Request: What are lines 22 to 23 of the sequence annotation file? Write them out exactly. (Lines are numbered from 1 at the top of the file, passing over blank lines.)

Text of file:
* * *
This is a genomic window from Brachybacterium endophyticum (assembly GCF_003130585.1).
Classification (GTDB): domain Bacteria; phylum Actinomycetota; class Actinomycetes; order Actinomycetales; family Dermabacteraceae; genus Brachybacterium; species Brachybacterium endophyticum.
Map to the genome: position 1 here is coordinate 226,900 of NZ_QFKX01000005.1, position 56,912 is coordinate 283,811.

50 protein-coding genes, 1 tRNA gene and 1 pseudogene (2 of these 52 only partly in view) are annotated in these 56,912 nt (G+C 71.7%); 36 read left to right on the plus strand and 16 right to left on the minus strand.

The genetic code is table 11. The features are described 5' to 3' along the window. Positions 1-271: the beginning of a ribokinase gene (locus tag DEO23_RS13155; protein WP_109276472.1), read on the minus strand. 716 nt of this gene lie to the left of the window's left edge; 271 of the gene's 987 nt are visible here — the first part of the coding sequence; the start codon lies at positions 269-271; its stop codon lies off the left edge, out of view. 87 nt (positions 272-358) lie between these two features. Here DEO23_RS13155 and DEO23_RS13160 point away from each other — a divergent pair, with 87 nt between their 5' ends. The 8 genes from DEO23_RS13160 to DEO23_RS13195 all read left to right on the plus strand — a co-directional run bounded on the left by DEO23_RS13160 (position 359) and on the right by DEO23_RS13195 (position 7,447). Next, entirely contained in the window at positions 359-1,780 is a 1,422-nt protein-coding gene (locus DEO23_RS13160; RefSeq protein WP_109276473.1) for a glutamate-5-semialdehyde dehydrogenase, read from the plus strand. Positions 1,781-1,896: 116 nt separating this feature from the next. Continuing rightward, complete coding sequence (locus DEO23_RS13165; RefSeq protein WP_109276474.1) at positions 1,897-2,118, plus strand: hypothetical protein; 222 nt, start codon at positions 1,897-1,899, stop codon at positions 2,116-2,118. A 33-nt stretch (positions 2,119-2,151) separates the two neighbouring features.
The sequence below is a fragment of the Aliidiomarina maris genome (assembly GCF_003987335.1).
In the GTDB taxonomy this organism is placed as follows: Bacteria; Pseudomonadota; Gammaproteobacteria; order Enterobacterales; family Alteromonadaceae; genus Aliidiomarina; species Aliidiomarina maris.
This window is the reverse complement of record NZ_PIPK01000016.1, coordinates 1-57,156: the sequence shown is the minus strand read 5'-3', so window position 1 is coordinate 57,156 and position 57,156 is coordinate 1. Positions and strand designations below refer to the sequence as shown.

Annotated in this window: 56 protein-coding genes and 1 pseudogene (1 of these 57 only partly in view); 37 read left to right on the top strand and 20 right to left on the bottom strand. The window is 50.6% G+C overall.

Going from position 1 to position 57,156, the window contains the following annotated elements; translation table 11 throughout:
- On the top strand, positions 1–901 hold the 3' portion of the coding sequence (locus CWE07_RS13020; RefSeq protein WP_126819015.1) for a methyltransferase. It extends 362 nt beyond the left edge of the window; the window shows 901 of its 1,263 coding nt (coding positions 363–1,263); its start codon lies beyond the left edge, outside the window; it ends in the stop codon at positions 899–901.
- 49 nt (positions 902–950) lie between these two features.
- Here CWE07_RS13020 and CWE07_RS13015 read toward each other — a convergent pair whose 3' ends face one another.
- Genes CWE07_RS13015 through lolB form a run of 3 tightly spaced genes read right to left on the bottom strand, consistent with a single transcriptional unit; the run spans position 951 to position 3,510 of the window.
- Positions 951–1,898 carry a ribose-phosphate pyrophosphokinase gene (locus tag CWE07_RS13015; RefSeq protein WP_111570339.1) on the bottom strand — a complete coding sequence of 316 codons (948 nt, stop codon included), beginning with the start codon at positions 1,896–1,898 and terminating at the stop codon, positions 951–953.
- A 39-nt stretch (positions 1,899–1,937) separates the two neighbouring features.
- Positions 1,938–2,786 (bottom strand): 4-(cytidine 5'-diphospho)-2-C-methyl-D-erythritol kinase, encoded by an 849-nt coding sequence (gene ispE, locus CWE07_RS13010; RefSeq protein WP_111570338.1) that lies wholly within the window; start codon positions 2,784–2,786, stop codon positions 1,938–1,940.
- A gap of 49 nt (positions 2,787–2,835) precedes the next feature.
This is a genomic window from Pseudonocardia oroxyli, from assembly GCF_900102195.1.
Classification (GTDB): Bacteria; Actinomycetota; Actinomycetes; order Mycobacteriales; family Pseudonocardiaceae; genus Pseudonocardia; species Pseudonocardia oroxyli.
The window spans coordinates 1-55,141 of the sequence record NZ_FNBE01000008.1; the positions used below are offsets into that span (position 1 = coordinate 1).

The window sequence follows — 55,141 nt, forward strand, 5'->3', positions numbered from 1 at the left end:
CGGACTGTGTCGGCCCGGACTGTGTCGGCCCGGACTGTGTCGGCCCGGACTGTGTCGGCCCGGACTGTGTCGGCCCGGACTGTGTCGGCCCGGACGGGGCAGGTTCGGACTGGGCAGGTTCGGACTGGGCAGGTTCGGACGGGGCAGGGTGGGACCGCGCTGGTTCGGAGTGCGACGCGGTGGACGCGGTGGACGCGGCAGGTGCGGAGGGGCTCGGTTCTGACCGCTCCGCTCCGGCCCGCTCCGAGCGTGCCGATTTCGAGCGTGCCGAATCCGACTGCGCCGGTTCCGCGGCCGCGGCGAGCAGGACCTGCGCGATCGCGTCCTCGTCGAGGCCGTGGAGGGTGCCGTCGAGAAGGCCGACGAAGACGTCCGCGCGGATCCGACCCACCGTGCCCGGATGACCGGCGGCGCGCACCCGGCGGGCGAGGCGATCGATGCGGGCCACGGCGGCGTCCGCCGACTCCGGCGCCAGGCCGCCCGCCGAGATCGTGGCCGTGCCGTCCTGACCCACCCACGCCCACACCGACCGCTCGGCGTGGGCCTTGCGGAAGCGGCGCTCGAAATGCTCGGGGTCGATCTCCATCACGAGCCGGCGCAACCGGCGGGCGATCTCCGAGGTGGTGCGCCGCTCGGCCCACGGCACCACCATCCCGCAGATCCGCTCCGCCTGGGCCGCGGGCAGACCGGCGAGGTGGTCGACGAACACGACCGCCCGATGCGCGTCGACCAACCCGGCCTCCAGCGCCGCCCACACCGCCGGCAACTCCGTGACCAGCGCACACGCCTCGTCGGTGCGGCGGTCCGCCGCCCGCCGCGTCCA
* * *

The window sequence follows — 55,141 nt, forward strand, 5'->3', positions numbered from 1 at the left end:
CGGACTGTGTCGGCCCGGACTGTGTCGGCCCGGACTGTGTCGGCCCGGACTGTGTCGGCCCGGACTGTGTCGGCCCGGACTGTGTCGGCCCGGACGGGGCAGGTTCGGACTGGGCAGGTTCGGACTGGGCAGGTTCGGACGGGGCAGGGTGGGACCGCGCTGGTTCGGAGTGCGACGCGGTGGACGCGGTGGACGCGGCAGGTGCGGAGGGGCTCGGTTCTGACCGCTCCGCTCCGGCCCGCTCCGAGCGTGCCGATTTCGAGCGTGCCGAATCCGACTGCGCCGGTTCCGCGGCCGCGGCGAGCAGGACCTGCGCGATCGCGTCCTCGTCGAGGCCGTGGAGGGTGCCGTCGAGAAGGCCGACGAAGACGTCCGCGCGGATCCGACCCACCGTGCCCGGATGACCGGCGGCGCGCACCCGGCGGGCGAGGCGATCGATGCGGGCCACGGCGGCGTCCGCCGACTCCGGCGCCAGGCCGCCCGCCGAGATCGTGGCCGTGCCGTCCTGACCCACCCACGCCCACACCGACCGCTCGGCGTGGGCCTTGCGGAAGCGGCGCTCGAAATGCTCGGGGTCGATCTCCATCACGAGCCGGCGCAACCGGCGGGCGATCTCCGAGGTGGTGCGCCGCTCGGCCCACGGCACCACCATCCCGCAGATCCGCTCCGCCTGGGCCGCGGGCAGACCGGCGAGGTGGTCGACGAACACGACCGCCCGATGCGCGTCGACCAACCCGGCCTCCAGCGCCGCCCACACCGCCGGCAACTCCGTGACCAGCGCACACGCCTCGTCGGTGCGGCGGTCCGCCGCCCGCCGCGTCCA